It is generally believed that after writing the gospel Mark travelled to Egypt, founded the church at Alexandria and died there as a martyr.

Luke was born at Antioch, not of Jewish parents, and studied medicine. Little is known of his early life and conversion, but he appears in Acts as a companion of Paul.

He was not an eye-witness of the life of Jesus, but consulted those who were. One of those may have been Mary, the mother of our Lord. Luke includes her genealogy, the visit of Gabriel, Mary’s trip to her cousin Elizabeth the mother of John the Baptist, the visit of the shepherds, the meeting with Simeon and Anna in the temple and many other details of which she would have been the only surviving eyewitness.

Luke was a Gentile, and addressed his account to a Gentile. He compiled a history of the life of Jesus from the very first angelic messages of His birth. He strove for historical accuracy, linking events to the time of specific government officials. Luke differentiates himself from the other Gospels by putting events in chronological order, and from secular Greek histories by recording only reliable historical facts.

John – The gospel of John was the last one written. It is not really a history, dealing mostly with the last six months of Jesus’ life. Nor is it meant as a tool for evangelism, but rather for strengthening the faith of the church which already existed by that time. He supplies details missing in the earlier gospels and much teaching to cultivate the spiritual life of Christians.

John was possibly the youngest of the apostles and the only one who did not die a martyr. This gospel was probably written at Ephesus, where John lived and ministered for many years.

The opening passage of John’s gospel is a masterful statement of the Old Testament concept of the Word as being eternal and the active principle in Creation and can also be understood to take in the Greek concept of the Logos which gives coherence to all the universe. John goes on to state that this Word, or Logos, is God who made all things, who is life and light and who came to earth in the form of man and dwelt among men as one of them. This gospel contains the most explicit teaching on the new birth and on the Holy Spirit and demonstrates how it is only by knowing Jesus, the Creator, Lord and Saviour, that the created world makes any sense.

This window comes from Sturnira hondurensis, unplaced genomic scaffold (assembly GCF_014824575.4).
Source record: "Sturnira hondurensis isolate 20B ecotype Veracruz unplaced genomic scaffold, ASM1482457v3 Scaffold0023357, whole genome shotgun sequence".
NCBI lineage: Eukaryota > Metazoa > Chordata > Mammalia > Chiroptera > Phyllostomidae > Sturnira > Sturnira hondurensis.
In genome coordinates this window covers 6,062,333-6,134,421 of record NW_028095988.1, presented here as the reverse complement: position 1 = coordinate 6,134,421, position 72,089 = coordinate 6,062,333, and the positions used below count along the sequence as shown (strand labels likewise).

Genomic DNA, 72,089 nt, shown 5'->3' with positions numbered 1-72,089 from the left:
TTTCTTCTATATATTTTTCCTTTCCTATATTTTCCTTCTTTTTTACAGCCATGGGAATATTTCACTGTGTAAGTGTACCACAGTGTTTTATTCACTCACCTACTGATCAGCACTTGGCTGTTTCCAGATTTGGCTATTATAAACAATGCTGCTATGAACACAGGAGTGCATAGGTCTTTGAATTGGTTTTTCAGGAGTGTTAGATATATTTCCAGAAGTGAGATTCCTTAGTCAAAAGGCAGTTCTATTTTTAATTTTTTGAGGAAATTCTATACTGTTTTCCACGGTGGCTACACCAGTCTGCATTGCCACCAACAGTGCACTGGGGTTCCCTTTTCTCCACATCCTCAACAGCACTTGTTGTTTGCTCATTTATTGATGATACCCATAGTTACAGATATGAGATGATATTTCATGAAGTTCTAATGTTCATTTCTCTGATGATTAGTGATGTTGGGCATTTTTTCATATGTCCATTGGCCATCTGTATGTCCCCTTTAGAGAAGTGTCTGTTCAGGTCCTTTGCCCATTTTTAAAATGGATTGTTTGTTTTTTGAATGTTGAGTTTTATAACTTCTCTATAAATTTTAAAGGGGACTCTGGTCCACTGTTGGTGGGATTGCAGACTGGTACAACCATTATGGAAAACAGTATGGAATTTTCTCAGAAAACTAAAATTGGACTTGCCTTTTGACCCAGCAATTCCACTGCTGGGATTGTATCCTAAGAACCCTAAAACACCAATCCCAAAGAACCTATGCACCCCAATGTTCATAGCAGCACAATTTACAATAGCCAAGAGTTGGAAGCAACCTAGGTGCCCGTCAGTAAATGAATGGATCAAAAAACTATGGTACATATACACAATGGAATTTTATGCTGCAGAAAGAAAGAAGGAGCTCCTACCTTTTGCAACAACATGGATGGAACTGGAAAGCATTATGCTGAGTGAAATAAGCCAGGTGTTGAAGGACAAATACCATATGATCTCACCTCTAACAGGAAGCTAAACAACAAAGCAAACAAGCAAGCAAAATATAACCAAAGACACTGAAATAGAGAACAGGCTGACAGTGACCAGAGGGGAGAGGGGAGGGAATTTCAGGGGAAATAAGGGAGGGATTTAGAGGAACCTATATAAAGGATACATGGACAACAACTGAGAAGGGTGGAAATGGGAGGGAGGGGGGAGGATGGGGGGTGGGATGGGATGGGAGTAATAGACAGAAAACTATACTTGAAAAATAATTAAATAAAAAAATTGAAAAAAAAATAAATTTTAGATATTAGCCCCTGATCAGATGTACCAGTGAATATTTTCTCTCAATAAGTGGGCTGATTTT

Two tabernacles

When Moses was up in the mountain communing with God during the Exodus, God gave him detailed directions for the structure that should be the centre of the people’s worship. He was to build a long tent, or tabernacle. The inside was of gold and beautiful tapestry, the outside was a drab, waterproof covering.

At one end, separated from the rest by a thick woven curtain, was the ark of the covenant with the mercy seat above it. To an onlooker, the tent would not have been particularly noteworthy, except for the Shekinah, the glory of God in the form of a pillar of cloud by day and fire by night that always stood above the mercy seat.

This tabernacle was of central importance to the people during their time in the wilderness, during the conquest of Canaan and throughout the time of the judges.

Then came the time when the ark was removed from the tabernacle and taken into battle against the Philistines. The Philistines were victorious in the battle, to the point of capturing the ark. Eli, the high priest and spiritual leader of the Israelites, died upon hearing this news. At this point the worship of the Israelite people took a turn for which no recorded instruction had ever been given.

Eli’s place as spiritual leader was taken by Samuel, who was not of the priestly lineage. The ark was returned to Israel, but never put back in place in the tabernacle. Samuel went from place to place throughout the land to offer sacrifices and teach the people.

Samuel was a true prophet and spiritual leader, but as he grew old and had no obvious successor, the people began to call for a king. God granted their wish and Saul became king. Things soon went bad with Saul and God sent Samuel to anoint David to be king.